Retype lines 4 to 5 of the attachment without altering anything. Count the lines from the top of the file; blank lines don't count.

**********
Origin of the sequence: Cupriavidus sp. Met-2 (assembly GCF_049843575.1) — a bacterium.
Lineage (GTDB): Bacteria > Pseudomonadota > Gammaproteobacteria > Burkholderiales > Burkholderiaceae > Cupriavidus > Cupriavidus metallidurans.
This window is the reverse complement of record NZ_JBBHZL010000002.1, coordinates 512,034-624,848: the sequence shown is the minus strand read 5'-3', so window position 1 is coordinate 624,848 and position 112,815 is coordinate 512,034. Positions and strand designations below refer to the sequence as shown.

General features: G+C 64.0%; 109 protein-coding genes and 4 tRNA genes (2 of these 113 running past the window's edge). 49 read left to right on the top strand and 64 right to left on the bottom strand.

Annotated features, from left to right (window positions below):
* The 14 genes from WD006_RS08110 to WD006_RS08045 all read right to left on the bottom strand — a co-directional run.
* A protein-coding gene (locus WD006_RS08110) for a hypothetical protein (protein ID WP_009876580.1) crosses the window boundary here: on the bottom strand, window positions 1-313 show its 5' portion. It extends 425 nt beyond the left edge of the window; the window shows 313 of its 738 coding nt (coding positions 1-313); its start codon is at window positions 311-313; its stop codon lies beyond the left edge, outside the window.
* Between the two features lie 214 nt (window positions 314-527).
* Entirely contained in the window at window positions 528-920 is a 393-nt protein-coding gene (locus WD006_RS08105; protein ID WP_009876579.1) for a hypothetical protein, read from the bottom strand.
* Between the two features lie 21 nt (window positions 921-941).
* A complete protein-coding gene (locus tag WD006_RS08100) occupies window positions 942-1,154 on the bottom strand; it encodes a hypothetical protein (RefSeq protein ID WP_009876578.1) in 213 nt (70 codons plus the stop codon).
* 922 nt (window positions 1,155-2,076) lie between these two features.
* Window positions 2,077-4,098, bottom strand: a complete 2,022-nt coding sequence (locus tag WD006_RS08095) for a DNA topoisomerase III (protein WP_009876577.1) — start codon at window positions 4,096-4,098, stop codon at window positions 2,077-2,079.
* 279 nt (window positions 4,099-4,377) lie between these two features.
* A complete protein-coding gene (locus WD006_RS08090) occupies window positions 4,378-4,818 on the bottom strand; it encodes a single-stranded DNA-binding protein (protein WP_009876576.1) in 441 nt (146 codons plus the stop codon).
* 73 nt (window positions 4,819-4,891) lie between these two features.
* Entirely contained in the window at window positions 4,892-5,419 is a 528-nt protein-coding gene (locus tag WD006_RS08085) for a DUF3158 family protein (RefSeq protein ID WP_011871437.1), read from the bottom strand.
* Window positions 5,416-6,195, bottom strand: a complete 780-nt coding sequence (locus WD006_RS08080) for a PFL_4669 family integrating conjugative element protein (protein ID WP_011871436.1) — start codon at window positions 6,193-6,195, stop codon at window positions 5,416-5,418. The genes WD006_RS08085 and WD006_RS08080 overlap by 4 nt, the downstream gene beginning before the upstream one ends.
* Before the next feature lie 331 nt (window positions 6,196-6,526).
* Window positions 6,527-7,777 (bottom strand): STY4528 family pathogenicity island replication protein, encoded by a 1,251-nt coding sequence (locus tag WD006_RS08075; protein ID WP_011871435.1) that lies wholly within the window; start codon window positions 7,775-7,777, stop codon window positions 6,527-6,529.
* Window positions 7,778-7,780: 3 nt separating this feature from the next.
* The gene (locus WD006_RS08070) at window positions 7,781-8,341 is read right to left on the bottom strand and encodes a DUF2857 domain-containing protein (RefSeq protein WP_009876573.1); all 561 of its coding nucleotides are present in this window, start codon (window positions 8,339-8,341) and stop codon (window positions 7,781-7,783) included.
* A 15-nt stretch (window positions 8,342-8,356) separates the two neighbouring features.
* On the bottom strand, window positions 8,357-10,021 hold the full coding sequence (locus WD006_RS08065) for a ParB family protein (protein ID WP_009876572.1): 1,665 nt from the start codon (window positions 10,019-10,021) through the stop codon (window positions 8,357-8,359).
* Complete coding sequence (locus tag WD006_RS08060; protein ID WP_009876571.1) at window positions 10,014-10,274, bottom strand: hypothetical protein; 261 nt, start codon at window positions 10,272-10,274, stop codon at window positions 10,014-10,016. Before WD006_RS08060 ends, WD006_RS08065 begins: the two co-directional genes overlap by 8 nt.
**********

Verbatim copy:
General features: G+C 64.0%; 109 protein-coding genes and 4 tRNA genes (2 of these 113 running past the window's edge). 49 read left to right on the top strand and 64 right to left on the bottom strand.

Annotated features, from left to right (window positions below):